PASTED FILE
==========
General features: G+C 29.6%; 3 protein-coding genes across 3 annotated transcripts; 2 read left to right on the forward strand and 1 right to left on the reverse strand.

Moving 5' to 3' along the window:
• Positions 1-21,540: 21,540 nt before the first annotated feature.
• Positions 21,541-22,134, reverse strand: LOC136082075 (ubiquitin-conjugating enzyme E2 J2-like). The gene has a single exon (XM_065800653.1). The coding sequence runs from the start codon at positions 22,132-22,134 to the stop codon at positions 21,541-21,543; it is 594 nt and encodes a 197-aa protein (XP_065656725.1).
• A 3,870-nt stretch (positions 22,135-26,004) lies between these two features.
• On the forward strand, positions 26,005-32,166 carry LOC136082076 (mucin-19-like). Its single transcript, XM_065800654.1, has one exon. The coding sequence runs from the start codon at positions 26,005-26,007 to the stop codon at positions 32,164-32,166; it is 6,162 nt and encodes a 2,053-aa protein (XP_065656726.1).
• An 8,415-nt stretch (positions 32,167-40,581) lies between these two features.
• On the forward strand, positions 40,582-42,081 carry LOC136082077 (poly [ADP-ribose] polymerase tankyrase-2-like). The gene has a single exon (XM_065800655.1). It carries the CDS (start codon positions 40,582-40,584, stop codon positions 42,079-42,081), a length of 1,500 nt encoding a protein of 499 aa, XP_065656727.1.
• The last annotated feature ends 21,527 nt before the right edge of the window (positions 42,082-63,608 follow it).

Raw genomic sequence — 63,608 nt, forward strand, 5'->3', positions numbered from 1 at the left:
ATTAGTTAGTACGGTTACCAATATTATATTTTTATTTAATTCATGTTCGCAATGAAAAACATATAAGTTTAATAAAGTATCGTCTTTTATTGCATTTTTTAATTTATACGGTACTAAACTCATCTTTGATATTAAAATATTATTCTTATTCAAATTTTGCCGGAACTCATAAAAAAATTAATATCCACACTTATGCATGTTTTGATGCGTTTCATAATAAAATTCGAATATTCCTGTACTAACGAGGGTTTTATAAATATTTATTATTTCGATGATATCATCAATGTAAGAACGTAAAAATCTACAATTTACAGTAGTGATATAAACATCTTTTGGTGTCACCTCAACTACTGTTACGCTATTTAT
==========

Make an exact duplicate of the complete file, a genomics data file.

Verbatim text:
General features: G+C 29.6%; 3 protein-coding genes across 3 annotated transcripts; 2 read left to right on the forward strand and 1 right to left on the reverse strand.

Moving 5' to 3' along the window:
• Positions 1-21,540: 21,540 nt before the first annotated feature.
• Positions 21,541-22,134, reverse strand: LOC136082075 (ubiquitin-conjugating enzyme E2 J2-like). The gene has a single exon (XM_065800653.1). The coding sequence runs from the start codon at positions 22,132-22,134 to the stop codon at positions 21,541-21,543; it is 594 nt and encodes a 197-aa protein (XP_065656725.1).
• A 3,870-nt stretch (positions 22,135-26,004) lies between these two features.
• On the forward strand, positions 26,005-32,166 carry LOC136082076 (mucin-19-like). Its single transcript, XM_065800654.1, has one exon. The coding sequence runs from the start codon at positions 26,005-26,007 to the stop codon at positions 32,164-32,166; it is 6,162 nt and encodes a 2,053-aa protein (XP_065656726.1).
• An 8,415-nt stretch (positions 32,167-40,581) lies between these two features.
• On the forward strand, positions 40,582-42,081 carry LOC136082077 (poly [ADP-ribose] polymerase tankyrase-2-like). The gene has a single exon (XM_065800655.1). It carries the CDS (start codon positions 40,582-40,584, stop codon positions 42,079-42,081), a length of 1,500 nt encoding a protein of 499 aa, XP_065656727.1.
• The last annotated feature ends 21,527 nt before the right edge of the window (positions 42,082-63,608 follow it).

Raw genomic sequence — 63,608 nt, forward strand, 5'->3', positions numbered from 1 at the left:
ATTAGTTAGTACGGTTACCAATATTATATTTTTATTTAATTCATGTTCGCAATGAAAAACATATAAGTTTAATAAAGTATCGTCTTTTATTGCATTTTTTAATTTATACGGTACTAAACTCATCTTTGATATTAAAATATTATTCTTATTCAAATTTTGCCGGAACTCATAAAAAAATTAATATCCACACTTATGCATGTTTTGATGCGTTTCATAATAAAATTCGAATATTCCTGTACTAACGAGGGTTTTATAAATATTTATTATTTCGATGATATCATCAATGTAAGAACGTAAAAATCTACAATTTACAGTAGTGATATAAACATCTTTTGGTGTCACCTCAACTACTGTTACGCTATTTAT